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Males and Females Learn: Similarities and Differences

Similarities in the Way Males and Females Learn

A new wave of feminism has reintroduced the subject of gender equality in education. Supporters of inclusive academic environments, where all genders are welcome, argue that there are no distinct differences in the male and female thinking processes, which is proved by multiple studies (Varol & Yilmaz, 2010; Kersey et al., 2019). Researchers state that while neurological and biochemical diversions between the brain structures of males and females are important to be considered, children’s upbringing and social environment matter much more (Wehrwein et al., 2007). Alyssa J. Kersey et al. (2019) measured 3 to 10-year-old children’s neural development during the viewing of educational mathematics videos. The study had demonstrated that there were no significant differences in neural functioning related to mathematics development between boys and girls (Kersey et al., 2019). Burcu Varol and Sinem Yilmaz (2010) evaluated children’s ability to engage in autonomous language learning and concluded that both girls and boys equally participated in similar activities. The study showed that male and female students have similar autonomous learning behaviors. In conclusion, it is crucial to take into account various biological and sociological similarities that guide boys and girls through the learning process.

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Differences in the Way Males and Females Learn

Conversations about gender equality have also had a number of negative effects on the popularity of the ‘controversial’ research that underlines key differences between male and female brains. Such findings often help to explain gender-specific educational preferences and a significant gender gap in performance. Due to different evolutionary demands, male and female brains have distinct differences in functions and development. Boys’ brains develop slower, which is why it might be a good idea for a male student to start school a year later than a female student the same age (Wehrwein et al., 2007). There are also biochemical differences since boys have less serotonin and oxytocin than girls (Honingsfeld & Dunn, 2003). Such hormones play a crucial role in generating a sense of calm, which explains why boys tend to be more aggressive (Duckworth & Seligman, 2006). According to Duckworth and Seligman (2006), male students represent the majority of discipline referrals, while girls demonstrate higher academic performance. Even though boys’ failure to thrive in a traditional academic environment is questionable, performance rates provide researchers with crucial information about the differences in gender-specific adaptation to a certain learning environment. Such statistical data implies that gender differences affect performance and class dynamics.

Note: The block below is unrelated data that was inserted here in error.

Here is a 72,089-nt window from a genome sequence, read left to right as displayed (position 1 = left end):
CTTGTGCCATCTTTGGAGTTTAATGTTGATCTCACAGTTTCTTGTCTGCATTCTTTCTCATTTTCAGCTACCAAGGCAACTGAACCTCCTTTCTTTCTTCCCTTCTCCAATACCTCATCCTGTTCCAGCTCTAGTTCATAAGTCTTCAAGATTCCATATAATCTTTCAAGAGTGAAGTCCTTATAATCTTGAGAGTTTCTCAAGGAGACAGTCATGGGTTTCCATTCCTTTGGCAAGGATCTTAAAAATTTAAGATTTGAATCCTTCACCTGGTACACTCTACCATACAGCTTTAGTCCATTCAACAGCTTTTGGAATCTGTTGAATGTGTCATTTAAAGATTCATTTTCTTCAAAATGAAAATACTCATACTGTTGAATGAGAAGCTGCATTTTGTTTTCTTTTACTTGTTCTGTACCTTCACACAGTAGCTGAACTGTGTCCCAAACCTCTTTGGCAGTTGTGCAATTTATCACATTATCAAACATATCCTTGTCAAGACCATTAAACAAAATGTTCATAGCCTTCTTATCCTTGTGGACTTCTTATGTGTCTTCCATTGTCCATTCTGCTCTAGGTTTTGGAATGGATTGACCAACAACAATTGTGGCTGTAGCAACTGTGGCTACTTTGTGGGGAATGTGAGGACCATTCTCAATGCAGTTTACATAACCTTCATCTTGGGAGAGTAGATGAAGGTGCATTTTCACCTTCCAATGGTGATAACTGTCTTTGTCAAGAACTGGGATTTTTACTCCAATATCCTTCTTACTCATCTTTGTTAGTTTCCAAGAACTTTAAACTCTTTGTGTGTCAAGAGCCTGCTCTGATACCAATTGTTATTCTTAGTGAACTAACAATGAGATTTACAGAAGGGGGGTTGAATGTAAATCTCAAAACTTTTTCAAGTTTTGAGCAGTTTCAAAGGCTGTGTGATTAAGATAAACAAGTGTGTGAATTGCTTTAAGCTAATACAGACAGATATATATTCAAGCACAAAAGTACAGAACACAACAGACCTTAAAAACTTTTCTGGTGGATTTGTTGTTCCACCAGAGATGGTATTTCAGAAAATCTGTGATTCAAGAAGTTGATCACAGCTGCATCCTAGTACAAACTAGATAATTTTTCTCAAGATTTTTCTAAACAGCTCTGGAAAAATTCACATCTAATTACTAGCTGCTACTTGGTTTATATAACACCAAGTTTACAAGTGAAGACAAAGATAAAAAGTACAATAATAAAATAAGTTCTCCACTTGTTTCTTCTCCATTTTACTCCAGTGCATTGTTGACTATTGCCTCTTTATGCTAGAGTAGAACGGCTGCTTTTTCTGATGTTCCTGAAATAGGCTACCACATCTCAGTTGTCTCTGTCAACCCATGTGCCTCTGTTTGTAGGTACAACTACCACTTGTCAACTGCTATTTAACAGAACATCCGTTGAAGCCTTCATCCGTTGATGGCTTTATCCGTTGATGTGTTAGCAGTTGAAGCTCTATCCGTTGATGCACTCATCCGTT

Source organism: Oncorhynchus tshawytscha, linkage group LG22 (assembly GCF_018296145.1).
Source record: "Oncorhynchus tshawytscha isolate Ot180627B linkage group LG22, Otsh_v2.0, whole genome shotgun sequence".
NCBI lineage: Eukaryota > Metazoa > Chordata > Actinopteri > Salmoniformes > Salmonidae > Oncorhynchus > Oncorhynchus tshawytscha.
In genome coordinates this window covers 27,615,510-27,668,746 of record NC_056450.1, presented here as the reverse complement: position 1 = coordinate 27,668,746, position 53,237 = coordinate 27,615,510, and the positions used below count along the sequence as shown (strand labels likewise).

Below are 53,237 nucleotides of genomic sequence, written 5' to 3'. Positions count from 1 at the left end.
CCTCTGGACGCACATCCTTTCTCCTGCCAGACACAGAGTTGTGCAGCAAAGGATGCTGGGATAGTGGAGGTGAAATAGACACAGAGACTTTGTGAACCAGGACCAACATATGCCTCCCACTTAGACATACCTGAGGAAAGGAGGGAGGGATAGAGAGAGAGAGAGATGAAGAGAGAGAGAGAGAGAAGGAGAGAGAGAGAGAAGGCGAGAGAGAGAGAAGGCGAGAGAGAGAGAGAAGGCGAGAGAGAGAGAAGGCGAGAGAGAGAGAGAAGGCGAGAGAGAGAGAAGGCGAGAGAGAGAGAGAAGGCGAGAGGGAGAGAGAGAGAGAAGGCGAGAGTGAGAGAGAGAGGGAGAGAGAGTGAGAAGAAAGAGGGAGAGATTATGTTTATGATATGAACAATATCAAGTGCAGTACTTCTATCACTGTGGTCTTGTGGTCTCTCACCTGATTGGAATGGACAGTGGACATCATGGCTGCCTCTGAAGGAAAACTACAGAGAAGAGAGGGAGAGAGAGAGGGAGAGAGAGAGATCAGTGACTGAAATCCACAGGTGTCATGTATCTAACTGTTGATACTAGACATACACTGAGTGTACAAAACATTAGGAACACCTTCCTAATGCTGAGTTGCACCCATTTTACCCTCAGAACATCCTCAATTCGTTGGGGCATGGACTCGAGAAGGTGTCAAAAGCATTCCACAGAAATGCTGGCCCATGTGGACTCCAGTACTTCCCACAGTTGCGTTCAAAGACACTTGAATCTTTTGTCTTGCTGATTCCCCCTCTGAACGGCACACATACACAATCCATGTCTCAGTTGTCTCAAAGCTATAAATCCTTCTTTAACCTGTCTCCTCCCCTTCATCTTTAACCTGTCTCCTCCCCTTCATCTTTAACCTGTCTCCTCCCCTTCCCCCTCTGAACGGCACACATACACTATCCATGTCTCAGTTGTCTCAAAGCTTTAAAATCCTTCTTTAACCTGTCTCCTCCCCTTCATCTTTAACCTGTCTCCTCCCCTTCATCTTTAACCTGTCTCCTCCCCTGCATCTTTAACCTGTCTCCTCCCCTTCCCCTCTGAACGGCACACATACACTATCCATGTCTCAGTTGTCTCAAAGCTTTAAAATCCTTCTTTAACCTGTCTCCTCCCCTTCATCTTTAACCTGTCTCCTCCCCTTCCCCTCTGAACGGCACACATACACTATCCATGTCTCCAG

Better academic performance among female students may be the subject to the educational oppression girls have faced over the years. Girls want to prove themselves, which explains why they tend to show up to tests more, even if they are failing a class (Kobayashi, 2002). Female students’ goal to succeed stems from the effects of marginalization in academics (Kobayashi, 2002). This proves that educational differences between girls and boys may be a result of numerous social implications, which supports an earlier point that the environment affects academics more than biology. However, biology should not be excluded from the conversation. There are gender differences related to senses and the way humans gather information. Boys tolerate noise and movement better, while girls respond faster to sound, color, and light (Honingsfeld & Dunn, 2003). Honingsfield and Dunn (2003) also add that boys perform better with kinesthetic activities and spatial relationships, and girls are more successful with verbal and auditory activities. Therefore, it is important to acknowledge that male and female learning styles may differ in accordance with their biological, sociological, and environmental differences.

Evaluation of Single-Gender Academic Environments

In the process of evaluating single-gendered classrooms and schools, it is important to consider two major factors, which are academic performance and socialization. There might be a divide as to which one is an essential aspect of learning, but in order to construct a coherent argument, both concepts need to be evaluated. In terms of performance, single-gender classrooms outperform traditional academic environments (Benson et al., 2011). According to Benson et al. (2011), scholarly data consistently demonstrate that there are significant differences in performance between co-ed and single-gender classrooms. However, there is no need to give up co-ed institutions since the study shows the difference in academic performance between single-gender classrooms and schools is negligible (Benson et al., 2011). Therefore, it might be good to introduce single-gendered classrooms in traditional co-ed schools. This way, students can socialize in-between classes but stay concentrated throughout lessons. It might also be a solid alternative for educators since they can get an opportunity to tailor their approach in accordance with the students’ biological differences.